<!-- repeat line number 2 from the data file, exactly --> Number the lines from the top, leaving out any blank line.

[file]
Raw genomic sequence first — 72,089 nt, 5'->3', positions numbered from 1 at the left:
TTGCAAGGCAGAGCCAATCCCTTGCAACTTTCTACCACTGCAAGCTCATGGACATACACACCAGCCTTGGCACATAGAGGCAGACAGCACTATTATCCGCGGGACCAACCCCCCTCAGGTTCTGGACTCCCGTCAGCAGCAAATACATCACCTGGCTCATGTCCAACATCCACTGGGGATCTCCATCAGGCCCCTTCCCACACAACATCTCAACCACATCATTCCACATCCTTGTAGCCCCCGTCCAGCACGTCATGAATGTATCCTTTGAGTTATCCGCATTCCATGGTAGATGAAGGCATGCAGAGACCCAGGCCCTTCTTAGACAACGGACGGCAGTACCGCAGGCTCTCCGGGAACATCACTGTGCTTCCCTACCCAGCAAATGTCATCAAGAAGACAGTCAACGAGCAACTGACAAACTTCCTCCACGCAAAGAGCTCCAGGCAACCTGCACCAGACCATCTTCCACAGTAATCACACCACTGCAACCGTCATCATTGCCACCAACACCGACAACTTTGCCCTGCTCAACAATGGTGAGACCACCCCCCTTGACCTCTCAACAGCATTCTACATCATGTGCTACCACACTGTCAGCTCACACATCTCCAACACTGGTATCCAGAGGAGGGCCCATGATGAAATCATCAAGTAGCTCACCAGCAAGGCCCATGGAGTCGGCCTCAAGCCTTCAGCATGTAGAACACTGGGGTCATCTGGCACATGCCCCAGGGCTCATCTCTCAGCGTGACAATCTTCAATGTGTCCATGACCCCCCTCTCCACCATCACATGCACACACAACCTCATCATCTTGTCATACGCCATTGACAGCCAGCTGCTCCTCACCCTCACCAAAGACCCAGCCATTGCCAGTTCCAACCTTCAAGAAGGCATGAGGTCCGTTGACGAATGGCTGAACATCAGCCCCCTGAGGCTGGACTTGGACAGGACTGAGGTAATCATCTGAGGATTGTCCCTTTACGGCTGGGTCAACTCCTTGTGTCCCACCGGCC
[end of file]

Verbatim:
TTGCAAGGCAGAGCCAATCCCTTGCAACTTTCTACCACTGCAAGCTCATGGACATACACACCAGCCTTGGCACATAGAGGCAGACAGCACTATTATCCGCGGGACCAACCCCCCTCAGGTTCTGGACTCCCGTCAGCAGCAAATACATCACCTGGCTCATGTCCAACATCCACTGGGGATCTCCATCAGGCCCCTTCCCACACAACATCTCAACCACATCATTCCACATCCTTGTAGCCCCCGTCCAGCACGTCATGAATGTATCCTTTGAGTTATCCGCATTCCATGGTAGATGAAGGCATGCAGAGACCCAGGCCCTTCTTAGACAACGGACGGCAGTACCGCAGGCTCTCCGGGAACATCACTGTGCTTCCCTACCCAGCAAATGTCATCAAGAAGACAGTCAACGAGCAACTGACAAACTTCCTCCACGCAAAGAGCTCCAGGCAACCTGCACCAGACCATCTTCCACAGTAATCACACCACTGCAACCGTCATCATTGCCACCAACACCGACAACTTTGCCCTGCTCAACAATGGTGAGACCACCCCCCTTGACCTCTCAACAGCATTCTACATCATGTGCTACCACACTGTCAGCTCACACATCTCCAACACTGGTATCCAGAGGAGGGCCCATGATGAAATCATCAAGTAGCTCACCAGCAAGGCCCATGGAGTCGGCCTCAAGCCTTCAGCATGTAGAACACTGGGGTCATCTGGCACATGCCCCAGGGCTCATCTCTCAGCGTGACAATCTTCAATGTGTCCATGACCCCCCTCTCCACCATCACATGCACACACAACCTCATCATCTTGTCATACGCCATTGACAGCCAGCTGCTCCTCACCCTCACCAAAGACCCAGCCATTGCCAGTTCCAACCTTCAAGAAGGCATGAGGTCCGTTGACGAATGGCTGAACATCAGCCCCCTGAGGCTGGACTTGGACAGGACTGAGGTAATCATCTGAGGATTGTCCCTTTACGGCTGGGTCAACTCCTTGTGTCCCACCGGCC